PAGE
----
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lantanalawns
10-10-2009, 12:37 AM
I have been installing Christmas lights for 4 years now and we are ramping up for a good season. I wanted to differentiate our company from others in the area. So I found that LEDs would be a good way to do that. 90% less energy usage, could run ton's of lights in a row, could plug everything on a single outlet, safer... So many good reasons.

So I purchased a sample from Holiday Light Source in Lubbock. These things cost $17+ per set of 25 lights. I purchased a set of C7 bright white, a set of C7 warm white and 25 each of the bright white retro-fit C7s. Well, I plugged them into my handy little device for measuring how much energy they are using and it was great! There was a 95% decrease in amount of wattage that was being drawn!

I got them during the day and I am currently working evenings until 1 am. So I installed the C7 bright white set of 25 over my garage door. When I came home at about 1:30 am I plugged them in. It was dark outside and I thought they would look great.

Man was I wrong. First the color was almost blue, not bright white. And they not bright at all. They don't seem to be very bright at all. Wierd color.

Did I just buy from the wrong place? They are the full wave (rectified) version from www.litesource.com. If those that use LEDs, where do you buy from and have you had this same experience? Your thoughts?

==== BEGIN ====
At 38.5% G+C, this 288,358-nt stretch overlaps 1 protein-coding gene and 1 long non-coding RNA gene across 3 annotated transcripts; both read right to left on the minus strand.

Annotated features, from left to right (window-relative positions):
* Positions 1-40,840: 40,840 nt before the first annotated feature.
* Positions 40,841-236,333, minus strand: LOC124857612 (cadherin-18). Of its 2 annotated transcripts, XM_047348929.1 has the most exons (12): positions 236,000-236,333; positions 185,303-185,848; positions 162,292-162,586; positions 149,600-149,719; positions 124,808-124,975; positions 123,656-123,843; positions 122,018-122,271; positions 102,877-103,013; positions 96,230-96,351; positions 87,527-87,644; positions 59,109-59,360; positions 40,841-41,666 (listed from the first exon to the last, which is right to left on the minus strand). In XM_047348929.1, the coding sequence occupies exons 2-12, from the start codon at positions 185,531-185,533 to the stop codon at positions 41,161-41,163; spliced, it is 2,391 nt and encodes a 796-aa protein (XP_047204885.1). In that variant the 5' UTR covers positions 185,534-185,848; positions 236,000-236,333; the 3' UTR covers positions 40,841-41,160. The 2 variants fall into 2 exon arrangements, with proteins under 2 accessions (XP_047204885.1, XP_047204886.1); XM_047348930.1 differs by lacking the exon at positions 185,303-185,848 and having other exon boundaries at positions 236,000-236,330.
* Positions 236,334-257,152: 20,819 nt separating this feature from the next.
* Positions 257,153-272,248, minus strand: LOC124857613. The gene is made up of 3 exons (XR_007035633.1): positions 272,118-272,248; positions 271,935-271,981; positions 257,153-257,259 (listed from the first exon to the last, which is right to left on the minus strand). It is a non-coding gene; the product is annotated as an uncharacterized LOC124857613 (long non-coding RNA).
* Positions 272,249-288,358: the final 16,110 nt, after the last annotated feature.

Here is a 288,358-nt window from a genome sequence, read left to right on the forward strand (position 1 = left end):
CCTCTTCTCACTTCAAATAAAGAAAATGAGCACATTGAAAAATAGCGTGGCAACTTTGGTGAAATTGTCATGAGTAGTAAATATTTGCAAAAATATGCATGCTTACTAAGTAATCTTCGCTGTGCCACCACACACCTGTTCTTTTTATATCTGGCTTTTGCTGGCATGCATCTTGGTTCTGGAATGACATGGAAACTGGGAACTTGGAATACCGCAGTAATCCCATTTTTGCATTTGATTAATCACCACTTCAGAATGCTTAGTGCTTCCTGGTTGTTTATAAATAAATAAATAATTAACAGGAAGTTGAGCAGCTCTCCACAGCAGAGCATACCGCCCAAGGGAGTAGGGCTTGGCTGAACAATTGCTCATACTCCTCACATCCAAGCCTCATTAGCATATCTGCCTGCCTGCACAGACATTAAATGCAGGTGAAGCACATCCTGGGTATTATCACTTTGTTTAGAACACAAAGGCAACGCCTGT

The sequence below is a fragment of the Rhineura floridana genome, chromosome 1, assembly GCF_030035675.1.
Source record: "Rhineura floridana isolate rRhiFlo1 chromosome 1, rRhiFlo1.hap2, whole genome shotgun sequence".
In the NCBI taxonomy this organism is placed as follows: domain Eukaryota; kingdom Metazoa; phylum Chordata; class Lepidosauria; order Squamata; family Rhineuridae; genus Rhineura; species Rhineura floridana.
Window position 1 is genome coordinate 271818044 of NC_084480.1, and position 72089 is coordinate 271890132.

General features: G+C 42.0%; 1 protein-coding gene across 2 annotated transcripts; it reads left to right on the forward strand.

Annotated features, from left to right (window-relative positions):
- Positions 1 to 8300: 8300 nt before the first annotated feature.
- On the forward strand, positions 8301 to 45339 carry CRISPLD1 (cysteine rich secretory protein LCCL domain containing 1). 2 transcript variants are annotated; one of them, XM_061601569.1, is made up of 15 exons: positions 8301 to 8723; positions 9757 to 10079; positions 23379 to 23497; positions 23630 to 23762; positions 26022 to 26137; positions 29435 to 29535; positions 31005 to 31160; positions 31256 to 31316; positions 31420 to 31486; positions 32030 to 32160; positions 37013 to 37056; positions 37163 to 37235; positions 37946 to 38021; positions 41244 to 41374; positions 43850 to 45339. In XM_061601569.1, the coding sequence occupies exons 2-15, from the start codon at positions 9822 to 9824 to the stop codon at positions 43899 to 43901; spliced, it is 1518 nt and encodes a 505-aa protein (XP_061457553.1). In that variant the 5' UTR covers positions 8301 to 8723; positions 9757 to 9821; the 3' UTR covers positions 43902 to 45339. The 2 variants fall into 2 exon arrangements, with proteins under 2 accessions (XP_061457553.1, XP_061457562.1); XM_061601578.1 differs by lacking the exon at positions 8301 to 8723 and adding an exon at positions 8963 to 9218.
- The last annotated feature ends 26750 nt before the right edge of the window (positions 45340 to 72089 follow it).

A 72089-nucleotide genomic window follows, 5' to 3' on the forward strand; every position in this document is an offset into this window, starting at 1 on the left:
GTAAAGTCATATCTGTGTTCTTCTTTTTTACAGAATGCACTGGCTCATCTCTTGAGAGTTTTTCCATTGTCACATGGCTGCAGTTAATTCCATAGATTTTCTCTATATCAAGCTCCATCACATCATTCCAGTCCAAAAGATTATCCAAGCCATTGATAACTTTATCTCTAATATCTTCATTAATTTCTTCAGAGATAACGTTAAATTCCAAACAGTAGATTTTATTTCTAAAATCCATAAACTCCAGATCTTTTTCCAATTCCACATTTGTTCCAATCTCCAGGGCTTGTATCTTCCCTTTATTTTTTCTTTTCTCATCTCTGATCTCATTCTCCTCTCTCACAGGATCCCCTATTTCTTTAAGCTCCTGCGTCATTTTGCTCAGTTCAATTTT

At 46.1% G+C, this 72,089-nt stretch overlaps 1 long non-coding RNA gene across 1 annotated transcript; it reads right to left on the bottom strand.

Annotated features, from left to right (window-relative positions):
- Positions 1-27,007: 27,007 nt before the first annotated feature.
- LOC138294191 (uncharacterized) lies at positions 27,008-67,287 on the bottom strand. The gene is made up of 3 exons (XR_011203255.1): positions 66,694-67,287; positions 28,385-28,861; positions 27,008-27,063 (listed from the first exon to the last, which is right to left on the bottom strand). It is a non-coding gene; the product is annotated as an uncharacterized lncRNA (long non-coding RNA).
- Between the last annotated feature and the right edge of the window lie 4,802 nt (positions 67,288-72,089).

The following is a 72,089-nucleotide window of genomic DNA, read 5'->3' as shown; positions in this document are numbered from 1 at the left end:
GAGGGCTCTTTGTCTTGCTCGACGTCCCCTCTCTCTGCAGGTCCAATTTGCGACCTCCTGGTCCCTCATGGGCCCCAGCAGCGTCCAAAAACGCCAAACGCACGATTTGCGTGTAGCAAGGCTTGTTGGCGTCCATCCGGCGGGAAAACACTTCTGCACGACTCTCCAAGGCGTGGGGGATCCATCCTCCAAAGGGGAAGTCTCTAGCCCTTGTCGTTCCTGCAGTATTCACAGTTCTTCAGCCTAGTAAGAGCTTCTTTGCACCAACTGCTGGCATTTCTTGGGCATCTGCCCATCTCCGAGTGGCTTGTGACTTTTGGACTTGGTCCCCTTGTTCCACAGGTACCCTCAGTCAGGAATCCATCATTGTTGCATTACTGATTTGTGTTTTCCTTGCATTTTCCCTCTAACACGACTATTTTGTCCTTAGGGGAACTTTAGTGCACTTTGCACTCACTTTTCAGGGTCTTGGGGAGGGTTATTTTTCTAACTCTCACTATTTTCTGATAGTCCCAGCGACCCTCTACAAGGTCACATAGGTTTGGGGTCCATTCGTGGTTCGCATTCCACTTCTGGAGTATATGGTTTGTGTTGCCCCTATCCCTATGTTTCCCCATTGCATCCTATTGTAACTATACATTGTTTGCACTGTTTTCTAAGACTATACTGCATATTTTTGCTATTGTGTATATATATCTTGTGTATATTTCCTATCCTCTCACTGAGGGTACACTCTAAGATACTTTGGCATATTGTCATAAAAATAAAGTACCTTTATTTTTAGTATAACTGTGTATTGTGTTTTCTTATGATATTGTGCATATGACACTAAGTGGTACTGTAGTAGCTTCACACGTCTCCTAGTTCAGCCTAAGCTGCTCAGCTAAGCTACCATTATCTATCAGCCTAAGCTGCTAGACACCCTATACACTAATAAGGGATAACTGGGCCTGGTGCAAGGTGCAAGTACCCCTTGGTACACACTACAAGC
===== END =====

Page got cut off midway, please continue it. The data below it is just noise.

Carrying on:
Carlos
Holiday Light & Decor
www.holidaylight.biz (http://www.holidaylight.biz)

brianpsmith
10-10-2009, 11:18 AM
I did the same thing a few years ago and went through the sticker shock of the price then the disappointment of the color...all by itself the winter or bright white looks spooky if you ask me. Try the warm white. They are designed to closer resemble an incandescent look and they look pretty good unless your neighbor has incandescent then the difference again rears it's ugly head.

I have used my stock of winter white LEDs to mix with incandescent candle tip minis for a unique and rich look. For example, do a small tree with winter white LED and blue incandescent and it is absolutely beautiful! We've mixed with other colors too and find that we can get pretty creative and set our designs apart from the rookies while at the same time getting more revenue from the same tree and not having to use much more power. win / win situation.